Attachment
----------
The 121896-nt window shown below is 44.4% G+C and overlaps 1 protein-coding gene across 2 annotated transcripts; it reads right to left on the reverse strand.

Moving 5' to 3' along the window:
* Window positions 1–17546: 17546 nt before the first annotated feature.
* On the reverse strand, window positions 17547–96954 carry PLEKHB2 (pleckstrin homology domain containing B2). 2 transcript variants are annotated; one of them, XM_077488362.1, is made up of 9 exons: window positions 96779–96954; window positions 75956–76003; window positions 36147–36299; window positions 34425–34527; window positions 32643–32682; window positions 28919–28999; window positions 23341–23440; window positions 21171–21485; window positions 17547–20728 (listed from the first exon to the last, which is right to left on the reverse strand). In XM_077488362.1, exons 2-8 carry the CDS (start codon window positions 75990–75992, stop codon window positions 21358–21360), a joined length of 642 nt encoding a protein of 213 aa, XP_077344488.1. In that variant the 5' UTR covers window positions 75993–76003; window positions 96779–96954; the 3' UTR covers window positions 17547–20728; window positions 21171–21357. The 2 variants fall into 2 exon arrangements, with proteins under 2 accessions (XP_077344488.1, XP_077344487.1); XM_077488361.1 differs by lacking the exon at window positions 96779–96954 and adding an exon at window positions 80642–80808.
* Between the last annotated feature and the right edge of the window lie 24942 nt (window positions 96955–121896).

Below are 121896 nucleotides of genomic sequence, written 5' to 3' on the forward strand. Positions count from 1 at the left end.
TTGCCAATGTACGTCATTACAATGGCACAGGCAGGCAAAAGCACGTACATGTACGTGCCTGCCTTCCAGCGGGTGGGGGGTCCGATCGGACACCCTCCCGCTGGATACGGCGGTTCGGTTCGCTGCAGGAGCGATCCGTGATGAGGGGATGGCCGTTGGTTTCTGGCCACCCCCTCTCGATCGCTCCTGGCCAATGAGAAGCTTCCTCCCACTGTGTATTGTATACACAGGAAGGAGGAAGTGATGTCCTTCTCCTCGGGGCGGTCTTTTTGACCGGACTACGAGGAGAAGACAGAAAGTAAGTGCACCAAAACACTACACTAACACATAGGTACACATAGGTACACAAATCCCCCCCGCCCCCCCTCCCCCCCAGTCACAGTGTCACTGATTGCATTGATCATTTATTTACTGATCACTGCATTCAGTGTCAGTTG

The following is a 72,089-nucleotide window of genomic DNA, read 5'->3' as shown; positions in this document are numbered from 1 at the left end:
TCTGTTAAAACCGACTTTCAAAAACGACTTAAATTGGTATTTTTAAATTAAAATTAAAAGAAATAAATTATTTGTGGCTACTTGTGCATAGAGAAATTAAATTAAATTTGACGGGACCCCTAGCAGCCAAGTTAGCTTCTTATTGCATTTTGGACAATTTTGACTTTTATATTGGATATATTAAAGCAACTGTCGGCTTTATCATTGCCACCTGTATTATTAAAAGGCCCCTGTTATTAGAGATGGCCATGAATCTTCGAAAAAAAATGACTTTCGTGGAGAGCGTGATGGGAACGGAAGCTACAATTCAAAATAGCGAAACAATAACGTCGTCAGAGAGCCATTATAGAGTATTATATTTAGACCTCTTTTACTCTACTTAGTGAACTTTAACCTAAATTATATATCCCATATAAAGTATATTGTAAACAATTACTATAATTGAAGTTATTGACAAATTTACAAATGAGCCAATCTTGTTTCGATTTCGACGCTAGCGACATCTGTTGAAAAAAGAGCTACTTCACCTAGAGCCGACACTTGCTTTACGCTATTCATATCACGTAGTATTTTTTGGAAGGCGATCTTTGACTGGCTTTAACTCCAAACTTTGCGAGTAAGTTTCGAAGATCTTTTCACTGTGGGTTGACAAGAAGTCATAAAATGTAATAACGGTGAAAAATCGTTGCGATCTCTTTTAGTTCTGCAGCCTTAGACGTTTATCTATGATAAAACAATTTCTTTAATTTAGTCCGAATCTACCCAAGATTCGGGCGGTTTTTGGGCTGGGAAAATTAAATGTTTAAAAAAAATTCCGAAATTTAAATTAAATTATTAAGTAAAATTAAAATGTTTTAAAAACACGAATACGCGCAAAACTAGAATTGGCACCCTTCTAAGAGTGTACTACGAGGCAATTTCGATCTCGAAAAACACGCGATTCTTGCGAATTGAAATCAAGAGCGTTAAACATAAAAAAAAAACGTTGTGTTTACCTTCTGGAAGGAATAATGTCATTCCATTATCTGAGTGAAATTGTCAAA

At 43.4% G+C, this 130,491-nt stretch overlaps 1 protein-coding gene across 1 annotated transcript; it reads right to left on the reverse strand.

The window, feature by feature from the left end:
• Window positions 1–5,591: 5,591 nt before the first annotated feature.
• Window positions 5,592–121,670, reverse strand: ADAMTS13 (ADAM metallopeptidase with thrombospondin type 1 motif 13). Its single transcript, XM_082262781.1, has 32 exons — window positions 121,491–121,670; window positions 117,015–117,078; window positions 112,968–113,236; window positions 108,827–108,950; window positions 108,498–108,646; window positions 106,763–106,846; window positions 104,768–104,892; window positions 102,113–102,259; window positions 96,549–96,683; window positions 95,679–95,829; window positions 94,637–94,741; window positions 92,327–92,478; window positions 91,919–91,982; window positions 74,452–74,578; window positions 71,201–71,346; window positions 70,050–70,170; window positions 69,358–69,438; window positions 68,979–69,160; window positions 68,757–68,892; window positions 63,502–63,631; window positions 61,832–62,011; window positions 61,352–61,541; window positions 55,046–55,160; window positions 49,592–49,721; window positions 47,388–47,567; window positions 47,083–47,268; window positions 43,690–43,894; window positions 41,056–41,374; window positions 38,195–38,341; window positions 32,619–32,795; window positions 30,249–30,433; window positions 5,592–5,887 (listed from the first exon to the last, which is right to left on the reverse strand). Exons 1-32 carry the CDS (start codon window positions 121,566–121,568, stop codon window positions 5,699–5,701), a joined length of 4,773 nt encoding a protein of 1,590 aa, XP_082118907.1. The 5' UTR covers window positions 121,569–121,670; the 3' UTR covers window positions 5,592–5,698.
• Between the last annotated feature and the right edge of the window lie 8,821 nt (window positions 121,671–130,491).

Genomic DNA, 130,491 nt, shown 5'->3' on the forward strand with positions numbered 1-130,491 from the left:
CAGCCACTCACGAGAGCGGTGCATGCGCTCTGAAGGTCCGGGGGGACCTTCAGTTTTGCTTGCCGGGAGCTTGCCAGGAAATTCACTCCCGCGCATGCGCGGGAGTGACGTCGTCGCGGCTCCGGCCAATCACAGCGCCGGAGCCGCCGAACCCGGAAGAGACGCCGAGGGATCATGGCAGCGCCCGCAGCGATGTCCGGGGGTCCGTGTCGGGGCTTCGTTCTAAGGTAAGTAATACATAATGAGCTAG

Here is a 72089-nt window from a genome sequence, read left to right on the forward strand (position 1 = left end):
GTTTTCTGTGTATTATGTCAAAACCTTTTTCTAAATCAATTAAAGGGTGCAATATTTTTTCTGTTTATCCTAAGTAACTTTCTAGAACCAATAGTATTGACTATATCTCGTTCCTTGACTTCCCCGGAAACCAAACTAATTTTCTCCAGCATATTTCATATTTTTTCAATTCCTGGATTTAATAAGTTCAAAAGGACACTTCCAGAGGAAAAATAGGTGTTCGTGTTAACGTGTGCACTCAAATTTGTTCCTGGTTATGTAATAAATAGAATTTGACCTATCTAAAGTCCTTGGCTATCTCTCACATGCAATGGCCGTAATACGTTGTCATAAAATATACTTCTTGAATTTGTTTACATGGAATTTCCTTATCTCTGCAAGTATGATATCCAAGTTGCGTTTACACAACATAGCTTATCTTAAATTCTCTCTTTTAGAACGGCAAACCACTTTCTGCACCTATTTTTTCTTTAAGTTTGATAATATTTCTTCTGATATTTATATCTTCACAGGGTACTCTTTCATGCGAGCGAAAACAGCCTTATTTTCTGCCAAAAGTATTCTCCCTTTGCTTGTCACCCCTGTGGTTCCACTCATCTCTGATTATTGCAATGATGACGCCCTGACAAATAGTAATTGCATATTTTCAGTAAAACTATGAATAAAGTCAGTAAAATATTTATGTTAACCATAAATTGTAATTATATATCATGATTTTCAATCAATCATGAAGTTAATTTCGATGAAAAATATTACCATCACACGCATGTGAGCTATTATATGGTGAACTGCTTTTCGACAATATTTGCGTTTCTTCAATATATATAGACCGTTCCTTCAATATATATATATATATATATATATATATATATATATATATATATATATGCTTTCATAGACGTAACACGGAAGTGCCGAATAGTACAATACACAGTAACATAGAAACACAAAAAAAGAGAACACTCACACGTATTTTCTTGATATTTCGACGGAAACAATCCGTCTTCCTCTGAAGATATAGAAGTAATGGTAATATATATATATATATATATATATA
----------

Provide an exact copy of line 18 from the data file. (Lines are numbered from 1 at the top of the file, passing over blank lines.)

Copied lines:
GTTTTCTGTGTATTATGTCAAAACCTTTTTCTAAATCAATTAAAGGGTGCAATATTTTTTCTGTTTATCCTAAGTAACTTTCTAGAACCAATAGTATTGACTATATCTCGTTCCTTGACTTCCCCGGAAACCAAACTAATTTTCTCCAGCATATTTCATATTTTTTCAATTCCTGGATTTAATAAGTTCAAAAGGACACTTCCAGAGGAAAAATAGGTGTTCGTGTTAACGTGTGCACTCAAATTTGTTCCTGGTTATGTAATAAATAGAATTTGACCTATCTAAAGTCCTTGGCTATCTCTCACATGCAATGGCCGTAATACGTTGTCATAAAATATACTTCTTGAATTTGTTTACATGGAATTTCCTTATCTCTGCAAGTATGATATCCAAGTTGCGTTTACACAACATAGCTTATCTTAAATTCTCTCTTTTAGAACGGCAAACCACTTTCTGCACCTATTTTTTCTTTAAGTTTGATAATATTTCTTCTGATATTTATATCTTCACAGGGTACTCTTTCATGCGAGCGAAAACAGCCTTATTTTCTGCCAAAAGTATTCTCCCTTTGCTTGTCACCCCTGTGGTTCCACTCATCTCTGATTATTGCAATGATGACGCCCTGACAAATAGTAATTGCATATTTTCAGTAAAACTATGAATAAAGTCAGTAAAATATTTATGTTAACCATAAATTGTAATTATATATCATGATTTTCAATCAATCATGAAGTTAATTTCGATGAAAAATATTACCATCACACGCATGTGAGCTATTATATGGTGAACTGCTTTTCGACAATATTTGCGTTTCTTCAATATATATAGACCGTTCCTTCAATATATATATATATATATATATATATATATATATATATATATATATATGCTTTCATAGACGTAACACGGAAGTGCCGAATAGTACAATACACAGTAACATAGAAACACAAAAAAAGAGAACACTCACACGTATTTTCTTGATATTTCGACGGAAACAATCCGTCTTCCTCTGAAGATATAGAAGTAATGGTAATATATATATATATATATATATATA